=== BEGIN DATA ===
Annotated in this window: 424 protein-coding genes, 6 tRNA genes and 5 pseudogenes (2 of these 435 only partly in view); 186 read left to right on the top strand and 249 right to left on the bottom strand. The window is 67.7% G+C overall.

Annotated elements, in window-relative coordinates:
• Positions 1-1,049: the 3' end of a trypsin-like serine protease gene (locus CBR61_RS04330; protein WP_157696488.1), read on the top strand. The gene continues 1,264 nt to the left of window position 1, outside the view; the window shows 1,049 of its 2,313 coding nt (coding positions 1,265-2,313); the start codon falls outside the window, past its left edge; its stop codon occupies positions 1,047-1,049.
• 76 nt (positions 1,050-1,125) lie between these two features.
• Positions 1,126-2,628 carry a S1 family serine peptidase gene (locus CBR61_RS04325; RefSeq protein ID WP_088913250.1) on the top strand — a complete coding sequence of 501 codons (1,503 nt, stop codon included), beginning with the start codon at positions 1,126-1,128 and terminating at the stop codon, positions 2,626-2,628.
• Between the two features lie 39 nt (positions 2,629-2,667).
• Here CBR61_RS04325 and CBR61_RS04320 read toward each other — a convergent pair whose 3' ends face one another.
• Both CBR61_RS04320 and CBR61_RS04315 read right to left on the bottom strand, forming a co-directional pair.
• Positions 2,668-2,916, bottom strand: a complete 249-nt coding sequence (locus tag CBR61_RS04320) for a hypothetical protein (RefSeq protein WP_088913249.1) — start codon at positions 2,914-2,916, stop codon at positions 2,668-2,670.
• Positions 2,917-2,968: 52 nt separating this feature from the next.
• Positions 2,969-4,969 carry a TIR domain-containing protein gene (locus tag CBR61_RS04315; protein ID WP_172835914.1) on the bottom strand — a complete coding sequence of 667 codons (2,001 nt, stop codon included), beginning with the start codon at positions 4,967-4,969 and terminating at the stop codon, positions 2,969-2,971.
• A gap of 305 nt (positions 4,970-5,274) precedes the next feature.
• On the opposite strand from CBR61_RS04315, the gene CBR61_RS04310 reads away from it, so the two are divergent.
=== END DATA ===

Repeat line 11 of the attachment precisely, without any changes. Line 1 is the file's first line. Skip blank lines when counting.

• Positions 2,969-4,969 carry a TIR domain-containing protein gene (locus tag CBR61_RS04315; protein ID WP_172835914.1) on the bottom strand — a complete coding sequence of 667 codons (2,001 nt, stop codon included), beginning with the start codon at positions 4,967-4,969 and terminating at the stop codon, positions 2,969-2,971.